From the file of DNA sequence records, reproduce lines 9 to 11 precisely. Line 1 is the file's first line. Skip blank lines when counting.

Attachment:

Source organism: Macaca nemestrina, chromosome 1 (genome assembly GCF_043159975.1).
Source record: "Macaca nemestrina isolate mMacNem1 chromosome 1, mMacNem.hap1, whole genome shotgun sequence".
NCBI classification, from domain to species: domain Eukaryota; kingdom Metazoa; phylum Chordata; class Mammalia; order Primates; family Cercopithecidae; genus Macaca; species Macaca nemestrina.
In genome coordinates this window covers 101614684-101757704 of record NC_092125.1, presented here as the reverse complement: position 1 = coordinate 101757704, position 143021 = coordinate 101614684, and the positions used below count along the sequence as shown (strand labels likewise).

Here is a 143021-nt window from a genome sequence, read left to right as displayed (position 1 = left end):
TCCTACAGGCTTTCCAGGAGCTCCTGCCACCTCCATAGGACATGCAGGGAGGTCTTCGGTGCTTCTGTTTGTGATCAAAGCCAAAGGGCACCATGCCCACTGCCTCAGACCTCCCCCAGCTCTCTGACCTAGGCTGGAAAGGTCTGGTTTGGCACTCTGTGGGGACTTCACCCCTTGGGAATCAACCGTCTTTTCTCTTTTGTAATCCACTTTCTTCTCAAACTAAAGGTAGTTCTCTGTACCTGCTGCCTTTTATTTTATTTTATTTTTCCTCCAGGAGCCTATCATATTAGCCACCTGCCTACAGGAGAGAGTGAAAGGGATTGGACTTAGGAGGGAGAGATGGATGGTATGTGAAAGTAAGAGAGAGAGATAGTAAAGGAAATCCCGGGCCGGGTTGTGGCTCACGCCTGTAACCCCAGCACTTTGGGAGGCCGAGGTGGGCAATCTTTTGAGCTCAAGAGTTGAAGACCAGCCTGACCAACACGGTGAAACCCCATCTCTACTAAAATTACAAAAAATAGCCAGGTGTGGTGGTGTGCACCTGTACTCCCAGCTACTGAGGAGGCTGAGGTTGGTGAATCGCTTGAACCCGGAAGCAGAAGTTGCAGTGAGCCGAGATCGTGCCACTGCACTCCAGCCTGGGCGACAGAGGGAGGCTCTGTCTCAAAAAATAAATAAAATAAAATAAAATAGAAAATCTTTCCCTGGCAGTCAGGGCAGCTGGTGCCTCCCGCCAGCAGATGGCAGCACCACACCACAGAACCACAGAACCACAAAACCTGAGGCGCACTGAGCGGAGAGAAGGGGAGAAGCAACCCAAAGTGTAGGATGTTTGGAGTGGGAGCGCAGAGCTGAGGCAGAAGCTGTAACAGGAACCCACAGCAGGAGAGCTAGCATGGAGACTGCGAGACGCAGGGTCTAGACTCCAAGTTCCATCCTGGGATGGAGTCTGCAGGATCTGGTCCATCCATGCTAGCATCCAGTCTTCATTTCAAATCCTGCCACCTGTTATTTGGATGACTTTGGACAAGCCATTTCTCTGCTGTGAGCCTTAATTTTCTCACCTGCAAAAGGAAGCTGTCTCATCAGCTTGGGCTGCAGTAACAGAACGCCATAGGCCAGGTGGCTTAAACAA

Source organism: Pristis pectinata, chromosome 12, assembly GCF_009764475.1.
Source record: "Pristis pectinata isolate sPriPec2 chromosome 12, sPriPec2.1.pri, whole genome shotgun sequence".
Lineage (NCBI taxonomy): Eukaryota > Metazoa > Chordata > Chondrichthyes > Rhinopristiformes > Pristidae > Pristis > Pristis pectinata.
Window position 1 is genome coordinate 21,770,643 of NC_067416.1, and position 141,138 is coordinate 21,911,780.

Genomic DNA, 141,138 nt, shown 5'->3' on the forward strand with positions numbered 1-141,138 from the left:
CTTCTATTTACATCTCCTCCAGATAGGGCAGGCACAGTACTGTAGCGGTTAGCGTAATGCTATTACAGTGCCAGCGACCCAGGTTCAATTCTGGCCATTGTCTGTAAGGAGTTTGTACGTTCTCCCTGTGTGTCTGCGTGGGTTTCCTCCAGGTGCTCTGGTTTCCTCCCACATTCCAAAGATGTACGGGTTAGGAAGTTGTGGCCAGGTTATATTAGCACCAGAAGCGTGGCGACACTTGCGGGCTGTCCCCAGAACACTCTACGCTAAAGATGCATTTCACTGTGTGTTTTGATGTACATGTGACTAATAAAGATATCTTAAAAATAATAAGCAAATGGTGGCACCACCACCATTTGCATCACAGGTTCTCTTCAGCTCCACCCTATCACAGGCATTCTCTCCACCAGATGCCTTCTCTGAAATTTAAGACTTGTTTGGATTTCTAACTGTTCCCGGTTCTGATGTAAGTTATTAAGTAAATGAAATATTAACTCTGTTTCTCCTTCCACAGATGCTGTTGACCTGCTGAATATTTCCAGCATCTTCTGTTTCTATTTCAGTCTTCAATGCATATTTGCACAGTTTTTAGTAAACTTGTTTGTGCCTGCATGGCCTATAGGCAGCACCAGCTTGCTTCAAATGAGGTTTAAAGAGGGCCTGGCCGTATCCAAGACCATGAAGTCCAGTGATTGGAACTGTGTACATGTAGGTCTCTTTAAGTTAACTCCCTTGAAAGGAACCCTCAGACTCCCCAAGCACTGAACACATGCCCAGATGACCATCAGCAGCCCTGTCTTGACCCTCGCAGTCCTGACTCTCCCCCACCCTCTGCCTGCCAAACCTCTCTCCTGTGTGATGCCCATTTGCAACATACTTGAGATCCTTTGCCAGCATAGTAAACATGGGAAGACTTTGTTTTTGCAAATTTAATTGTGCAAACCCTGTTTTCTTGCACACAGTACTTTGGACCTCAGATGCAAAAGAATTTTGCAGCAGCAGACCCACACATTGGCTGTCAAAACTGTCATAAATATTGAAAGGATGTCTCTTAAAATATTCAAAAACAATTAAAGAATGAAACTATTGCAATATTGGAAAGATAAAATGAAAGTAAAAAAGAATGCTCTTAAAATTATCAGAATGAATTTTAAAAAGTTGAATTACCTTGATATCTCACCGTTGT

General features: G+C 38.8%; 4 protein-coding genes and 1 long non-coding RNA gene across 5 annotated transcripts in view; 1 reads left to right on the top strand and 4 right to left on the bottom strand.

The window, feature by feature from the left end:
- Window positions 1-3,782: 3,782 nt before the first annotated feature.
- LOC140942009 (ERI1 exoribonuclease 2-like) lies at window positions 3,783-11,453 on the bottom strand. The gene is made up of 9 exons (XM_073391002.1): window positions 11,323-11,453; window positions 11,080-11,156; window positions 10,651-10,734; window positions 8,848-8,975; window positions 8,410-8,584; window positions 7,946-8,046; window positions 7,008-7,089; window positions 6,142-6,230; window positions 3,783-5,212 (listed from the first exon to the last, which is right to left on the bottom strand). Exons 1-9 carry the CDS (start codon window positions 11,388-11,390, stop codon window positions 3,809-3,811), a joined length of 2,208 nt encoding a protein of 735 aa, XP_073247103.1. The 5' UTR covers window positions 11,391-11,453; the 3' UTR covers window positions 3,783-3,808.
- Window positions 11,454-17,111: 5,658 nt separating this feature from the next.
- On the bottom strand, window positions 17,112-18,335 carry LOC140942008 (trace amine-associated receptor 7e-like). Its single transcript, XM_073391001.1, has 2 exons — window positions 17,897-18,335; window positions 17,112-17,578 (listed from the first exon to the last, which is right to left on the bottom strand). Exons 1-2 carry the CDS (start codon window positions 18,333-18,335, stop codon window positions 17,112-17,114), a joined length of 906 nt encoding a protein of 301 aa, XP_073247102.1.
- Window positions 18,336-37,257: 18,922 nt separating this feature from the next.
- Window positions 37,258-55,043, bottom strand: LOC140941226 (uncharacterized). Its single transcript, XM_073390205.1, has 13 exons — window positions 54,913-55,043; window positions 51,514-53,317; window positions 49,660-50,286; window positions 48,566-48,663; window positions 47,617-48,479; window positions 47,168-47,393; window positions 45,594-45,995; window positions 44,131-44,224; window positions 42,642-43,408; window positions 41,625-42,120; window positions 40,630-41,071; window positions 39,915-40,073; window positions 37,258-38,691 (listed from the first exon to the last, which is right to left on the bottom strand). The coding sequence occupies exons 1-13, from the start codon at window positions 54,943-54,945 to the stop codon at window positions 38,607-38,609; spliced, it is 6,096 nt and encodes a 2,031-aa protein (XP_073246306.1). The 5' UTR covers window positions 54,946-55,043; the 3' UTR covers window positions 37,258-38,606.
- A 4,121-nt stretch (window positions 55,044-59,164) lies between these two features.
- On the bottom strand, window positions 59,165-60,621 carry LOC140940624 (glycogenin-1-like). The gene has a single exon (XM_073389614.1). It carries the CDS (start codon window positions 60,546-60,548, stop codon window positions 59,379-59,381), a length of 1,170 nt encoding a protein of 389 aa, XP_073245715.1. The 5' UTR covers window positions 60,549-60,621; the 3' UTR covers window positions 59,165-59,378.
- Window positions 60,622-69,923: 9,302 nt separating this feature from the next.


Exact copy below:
Lineage (NCBI taxonomy): Eukaryota > Metazoa > Chordata > Chondrichthyes > Rhinopristiformes > Pristidae > Pristis > Pristis pectinata.
Window position 1 is genome coordinate 21,770,643 of NC_067416.1, and position 141,138 is coordinate 21,911,780.

Genomic DNA, 141,138 nt, shown 5'->3' on the forward strand with positions numbered 1-141,138 from the left: